These days, despite the availability of the real stuff, people still go for these retro renditions for nostalgic reasons. They’ve sort of achieved “comfort food” status.

I think you are right about the part “Western food”.

Just checking on wikipedia, they have a short paragraph on the Hong Kong borscht, citing originally from the Harbin, Chinese border next to Russia. Interesting…

In Chinese cuisine, a soup known as luó sòng tāng,[k] or “Russian soup”, is based on red cabbage and tomatoes, and lacks beetroots altogether; also known as “Chinese borscht”, it originated in Harbin, close to the Russian border in northeast China, and has spread as far as Hong Kong. In ethnic Mennonite cuisine, borscht refers to a whole range of seasonal vegetable soups based on beef or chicken stock – from spring borscht made with spinach, sorrel and chard to summer borscht with cabbage, tomatoes, corn and squash to fall and winter borscht with cabbage, beets and potatoes.

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The “real” borscht soup will never get past the Southern-Chinese palate, with its beets, dill seasoning and all.

In Singapore, the borscht has a beef-tomato broth base, hearty stuff, with chunks of beef, onions and cabbage to lend the sweetness, potatoes to add body to the soup. A dollop of sour cream added to the soup tableside is perhaps the only nod to its Russian origins. No herbs were used. Singapore’s premier spot to taste the Chinese borscht is Shashlik:

Borscht was imported by the Russians who fought the communists and eventually fled the country. Some of those who settled in China became chefs and opened restaurants. Borscht was one of the dishes introduced as a result. When the communists came into power in 1949 in China, the Russians moved again, this time temporarily to Hong Kong, and eventually to other countries. For Hong Kong, many local people ate Western as a treat and the menus were often of Russian origin.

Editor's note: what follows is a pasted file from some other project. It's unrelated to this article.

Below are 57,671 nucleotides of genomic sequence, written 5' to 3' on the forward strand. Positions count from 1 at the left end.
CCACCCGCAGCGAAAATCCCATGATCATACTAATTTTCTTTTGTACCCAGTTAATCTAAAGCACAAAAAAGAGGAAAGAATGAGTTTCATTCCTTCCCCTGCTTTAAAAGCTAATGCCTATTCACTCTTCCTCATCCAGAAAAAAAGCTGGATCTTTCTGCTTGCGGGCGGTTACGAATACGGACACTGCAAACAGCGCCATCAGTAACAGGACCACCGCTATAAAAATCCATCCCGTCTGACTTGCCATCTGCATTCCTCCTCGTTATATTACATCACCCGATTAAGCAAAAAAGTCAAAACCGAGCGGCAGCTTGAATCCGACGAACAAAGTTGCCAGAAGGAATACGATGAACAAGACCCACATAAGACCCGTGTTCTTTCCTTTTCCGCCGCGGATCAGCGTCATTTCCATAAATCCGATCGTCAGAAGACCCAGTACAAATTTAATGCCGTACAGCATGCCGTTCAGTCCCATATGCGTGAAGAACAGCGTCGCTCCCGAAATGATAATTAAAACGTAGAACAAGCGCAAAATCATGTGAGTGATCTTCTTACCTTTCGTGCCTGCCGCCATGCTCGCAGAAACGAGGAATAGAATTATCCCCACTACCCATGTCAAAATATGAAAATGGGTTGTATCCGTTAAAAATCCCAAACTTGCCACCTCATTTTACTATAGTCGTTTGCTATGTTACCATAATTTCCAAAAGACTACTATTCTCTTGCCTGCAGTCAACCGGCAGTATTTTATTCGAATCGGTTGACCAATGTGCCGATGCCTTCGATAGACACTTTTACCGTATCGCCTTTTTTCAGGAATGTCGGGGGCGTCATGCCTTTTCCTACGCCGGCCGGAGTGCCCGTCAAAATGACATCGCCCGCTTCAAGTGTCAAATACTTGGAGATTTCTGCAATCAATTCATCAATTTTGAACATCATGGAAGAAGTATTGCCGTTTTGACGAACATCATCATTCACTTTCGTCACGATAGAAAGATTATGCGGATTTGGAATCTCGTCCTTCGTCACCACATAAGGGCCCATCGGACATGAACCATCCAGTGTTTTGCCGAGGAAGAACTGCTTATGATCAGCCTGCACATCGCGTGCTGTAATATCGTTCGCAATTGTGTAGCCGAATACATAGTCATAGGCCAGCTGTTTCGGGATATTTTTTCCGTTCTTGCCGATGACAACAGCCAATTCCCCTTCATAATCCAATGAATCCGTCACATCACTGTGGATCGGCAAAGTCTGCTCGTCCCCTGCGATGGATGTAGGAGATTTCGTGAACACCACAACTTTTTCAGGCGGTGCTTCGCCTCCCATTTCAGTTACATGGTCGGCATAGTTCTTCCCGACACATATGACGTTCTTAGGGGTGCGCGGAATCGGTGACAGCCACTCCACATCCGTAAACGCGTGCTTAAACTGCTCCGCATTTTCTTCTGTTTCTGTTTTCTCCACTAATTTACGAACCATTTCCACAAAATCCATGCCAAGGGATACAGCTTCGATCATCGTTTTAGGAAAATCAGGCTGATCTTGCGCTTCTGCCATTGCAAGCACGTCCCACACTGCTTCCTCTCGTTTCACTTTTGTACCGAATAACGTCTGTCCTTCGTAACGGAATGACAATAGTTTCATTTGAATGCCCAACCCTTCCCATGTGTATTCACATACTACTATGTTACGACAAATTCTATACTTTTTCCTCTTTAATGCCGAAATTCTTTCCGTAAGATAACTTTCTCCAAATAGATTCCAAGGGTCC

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I remembered dining in the Moscow Restaurant in Beijing back in 1999. It was a surreal experience - I had caviar from Heilongjiang (Amur) River to go with the blinis. Borscht soup which, to the credit of the Beijingers, was closer to the real deal than those one gets in Southern China/HK/South-east Asia.

Borscht in HK is more like a tomato soup than a real borscht, and not particularly tart either. I guess people just make it however way they like it nowadays.

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Same in Singapore - more like a tomato-ey, beefy soup. The Russians won’t recognize it.

I’d think though that Moscow Restaurant may be more incentivized to retain the Russian-ness of its food though, since it has the history…! I am guessing they may even have Russians in the kitchen.

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Breakfast set here was ok. Comfy, but not particularly special.

Pickled vegetable with slices of pork and thin rice noodle.

Came with a toast and a sausage.